The distinction between an employee and a gig worker is not inconsequential. Under current laws, employees have rights and access to significant protections and benefits not provided to gig workers. A critical question now confronting policymakers is whether gig workers should be classified as independent contractors or as employees of the platform companies with which they have employment contracts and for whose customers they provide services.


California, a US state with more than two million independent contractors, has attempted to resolve this question with a new law, California Assembly Bill 5, which codifies the legal criteria for determining how to categorize workers. Applying the three-part “ABC test” that many states already use to determine whether a worker is eligible for unemployment insurance, AB5 makes it considerably harder for businesses to classify their workers as independent contractors rather than employees.


To win political support for AB5’s passage, lawmakers exempted many types of independent contractors – such as doctors, dentists, and real-estate agents – on the grounds that they set their own compensation rates, communicate directly with their customers, and earn at least twice the minimum wage. But AB5 does cover the more than 400,000 workers who drive for platform companies like the ride-sharing services Uber and Lyft and the food-delivery firm DoorDash.


Enforcement of AB5 means that these companies will have to start providing their drivers with benefits like minimum wages, overtime pay, sick leave, unemployment insurance, and employer contributions to Medicare and Social Security. Moreover, companies employing gig workers may have to bargain with unions, which their workers will now have the right to form. National unions, such as the Transport Workers and the Teamsters, and newer groups, like Rideshare Drivers United, are already reaching out to organize such workers.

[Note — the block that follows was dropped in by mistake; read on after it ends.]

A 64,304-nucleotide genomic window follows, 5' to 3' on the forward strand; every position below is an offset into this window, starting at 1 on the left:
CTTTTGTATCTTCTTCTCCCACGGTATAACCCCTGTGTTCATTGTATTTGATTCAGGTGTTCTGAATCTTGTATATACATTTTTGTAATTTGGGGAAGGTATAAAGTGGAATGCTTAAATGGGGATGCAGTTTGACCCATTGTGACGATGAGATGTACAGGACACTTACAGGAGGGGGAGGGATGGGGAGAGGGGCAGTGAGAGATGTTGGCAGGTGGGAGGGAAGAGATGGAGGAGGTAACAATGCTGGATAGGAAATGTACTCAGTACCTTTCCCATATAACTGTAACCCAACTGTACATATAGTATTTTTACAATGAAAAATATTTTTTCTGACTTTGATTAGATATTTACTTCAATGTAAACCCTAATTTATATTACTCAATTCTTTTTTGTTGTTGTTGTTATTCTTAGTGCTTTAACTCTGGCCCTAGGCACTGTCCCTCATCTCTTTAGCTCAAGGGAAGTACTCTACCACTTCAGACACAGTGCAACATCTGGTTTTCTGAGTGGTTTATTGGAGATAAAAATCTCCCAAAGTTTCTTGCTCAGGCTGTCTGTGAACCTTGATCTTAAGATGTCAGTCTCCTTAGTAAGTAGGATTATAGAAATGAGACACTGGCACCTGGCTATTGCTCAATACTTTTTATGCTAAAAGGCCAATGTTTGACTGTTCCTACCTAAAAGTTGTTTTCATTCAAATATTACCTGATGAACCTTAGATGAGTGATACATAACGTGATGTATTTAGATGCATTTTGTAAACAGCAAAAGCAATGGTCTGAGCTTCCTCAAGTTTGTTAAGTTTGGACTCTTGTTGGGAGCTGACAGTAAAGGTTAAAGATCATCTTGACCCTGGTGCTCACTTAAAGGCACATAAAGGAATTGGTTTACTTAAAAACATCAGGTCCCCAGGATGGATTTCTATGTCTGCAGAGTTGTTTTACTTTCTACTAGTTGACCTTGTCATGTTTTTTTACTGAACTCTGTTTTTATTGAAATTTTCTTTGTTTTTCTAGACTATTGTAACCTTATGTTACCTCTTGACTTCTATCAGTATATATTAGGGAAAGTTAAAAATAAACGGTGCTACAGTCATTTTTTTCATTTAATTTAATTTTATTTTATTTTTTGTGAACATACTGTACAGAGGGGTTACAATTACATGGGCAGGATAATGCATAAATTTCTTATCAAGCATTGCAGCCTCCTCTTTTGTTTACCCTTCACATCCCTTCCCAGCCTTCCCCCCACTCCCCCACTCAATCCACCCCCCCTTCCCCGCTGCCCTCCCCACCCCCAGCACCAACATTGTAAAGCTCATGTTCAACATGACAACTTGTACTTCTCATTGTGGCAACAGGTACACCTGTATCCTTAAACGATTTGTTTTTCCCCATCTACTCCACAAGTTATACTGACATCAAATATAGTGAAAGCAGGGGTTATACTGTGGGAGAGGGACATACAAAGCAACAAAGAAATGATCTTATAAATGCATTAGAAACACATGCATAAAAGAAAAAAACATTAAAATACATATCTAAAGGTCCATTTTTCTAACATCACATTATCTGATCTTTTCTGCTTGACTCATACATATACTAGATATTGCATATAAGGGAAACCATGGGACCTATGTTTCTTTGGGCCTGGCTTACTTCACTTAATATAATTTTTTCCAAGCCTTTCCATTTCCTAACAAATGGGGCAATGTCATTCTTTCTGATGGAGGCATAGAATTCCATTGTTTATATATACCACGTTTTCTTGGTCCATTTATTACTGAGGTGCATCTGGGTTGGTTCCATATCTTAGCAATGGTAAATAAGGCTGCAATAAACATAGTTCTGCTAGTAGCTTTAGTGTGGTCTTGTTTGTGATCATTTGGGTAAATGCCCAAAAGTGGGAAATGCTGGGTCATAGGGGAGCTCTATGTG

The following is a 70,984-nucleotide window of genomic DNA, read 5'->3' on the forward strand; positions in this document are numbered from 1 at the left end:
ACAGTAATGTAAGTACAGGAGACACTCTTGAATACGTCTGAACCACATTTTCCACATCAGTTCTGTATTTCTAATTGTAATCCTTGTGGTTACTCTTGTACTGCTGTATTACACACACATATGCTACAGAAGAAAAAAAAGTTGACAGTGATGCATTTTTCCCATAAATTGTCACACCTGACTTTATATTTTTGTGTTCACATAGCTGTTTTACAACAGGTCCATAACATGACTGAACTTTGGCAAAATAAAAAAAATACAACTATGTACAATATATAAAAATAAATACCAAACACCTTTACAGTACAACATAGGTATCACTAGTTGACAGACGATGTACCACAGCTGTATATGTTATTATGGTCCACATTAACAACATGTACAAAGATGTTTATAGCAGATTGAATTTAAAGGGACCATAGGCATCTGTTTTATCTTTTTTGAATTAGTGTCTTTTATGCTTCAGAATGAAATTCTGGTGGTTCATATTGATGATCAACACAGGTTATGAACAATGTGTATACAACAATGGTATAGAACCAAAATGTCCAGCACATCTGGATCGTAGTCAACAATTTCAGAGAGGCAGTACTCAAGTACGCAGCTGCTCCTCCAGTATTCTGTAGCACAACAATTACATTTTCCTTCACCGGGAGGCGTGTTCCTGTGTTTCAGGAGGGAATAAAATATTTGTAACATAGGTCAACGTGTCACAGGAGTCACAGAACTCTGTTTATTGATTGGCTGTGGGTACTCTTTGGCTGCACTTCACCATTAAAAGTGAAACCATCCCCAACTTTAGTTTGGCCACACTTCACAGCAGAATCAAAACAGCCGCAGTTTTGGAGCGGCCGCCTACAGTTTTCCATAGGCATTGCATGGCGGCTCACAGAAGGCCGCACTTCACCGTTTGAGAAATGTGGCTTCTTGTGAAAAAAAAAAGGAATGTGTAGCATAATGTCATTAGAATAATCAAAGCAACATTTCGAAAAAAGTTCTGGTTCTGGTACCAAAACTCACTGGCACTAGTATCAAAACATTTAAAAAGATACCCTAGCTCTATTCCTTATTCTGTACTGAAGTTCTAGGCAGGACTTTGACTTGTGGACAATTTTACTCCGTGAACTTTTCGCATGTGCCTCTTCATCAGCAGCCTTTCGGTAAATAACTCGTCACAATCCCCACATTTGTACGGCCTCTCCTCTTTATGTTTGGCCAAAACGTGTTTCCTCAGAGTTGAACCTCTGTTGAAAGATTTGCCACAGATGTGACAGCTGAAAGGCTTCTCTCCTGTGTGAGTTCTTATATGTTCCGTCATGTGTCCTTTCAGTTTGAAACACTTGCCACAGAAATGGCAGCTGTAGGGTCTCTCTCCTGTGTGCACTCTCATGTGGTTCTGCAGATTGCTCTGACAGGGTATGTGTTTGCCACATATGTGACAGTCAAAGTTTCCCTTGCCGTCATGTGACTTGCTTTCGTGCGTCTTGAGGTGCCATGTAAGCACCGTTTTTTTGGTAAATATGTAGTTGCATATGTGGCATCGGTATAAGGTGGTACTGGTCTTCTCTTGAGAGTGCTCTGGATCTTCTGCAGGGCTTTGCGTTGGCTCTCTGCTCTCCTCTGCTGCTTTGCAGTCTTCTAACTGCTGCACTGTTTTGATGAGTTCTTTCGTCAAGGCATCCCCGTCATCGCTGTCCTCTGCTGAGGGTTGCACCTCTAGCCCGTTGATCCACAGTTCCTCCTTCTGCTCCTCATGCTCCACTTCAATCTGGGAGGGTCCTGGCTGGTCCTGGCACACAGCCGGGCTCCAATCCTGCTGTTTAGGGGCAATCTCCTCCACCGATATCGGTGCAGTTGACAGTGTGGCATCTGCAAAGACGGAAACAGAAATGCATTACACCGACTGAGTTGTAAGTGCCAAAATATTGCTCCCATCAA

1. The New Straits Times: Malaysian government seeks to safeguard gig workers’ welfare


Malaysia’s gig economy will be regulated to ensure that the welfare of workers is protected.


Prime Minister Tun Dr Mahathir Mohamad said those who were currently employed in the gig economy were not able to enjoy benefits such as those who were in permanent positions and were at risk of being mistreated by their employers.


“The government is concerned about those working in the gig economy.


“Usually, for permanent workers, there are rules and regulations pertaining to their savings and pensions, including the Employees Provident Fund (EPF).


“But, there are no such regulations yet in the gig economy.


“It is the government’s responsibility to put in place provisions and regulations to ensure everyone is protected.


“We will come up with provisions where if employers break the rules, then action will be taken against them.


“At the moment, there’s no such rules and regulations,” he said in the Dewan Rakyat during the Ministers Question Time.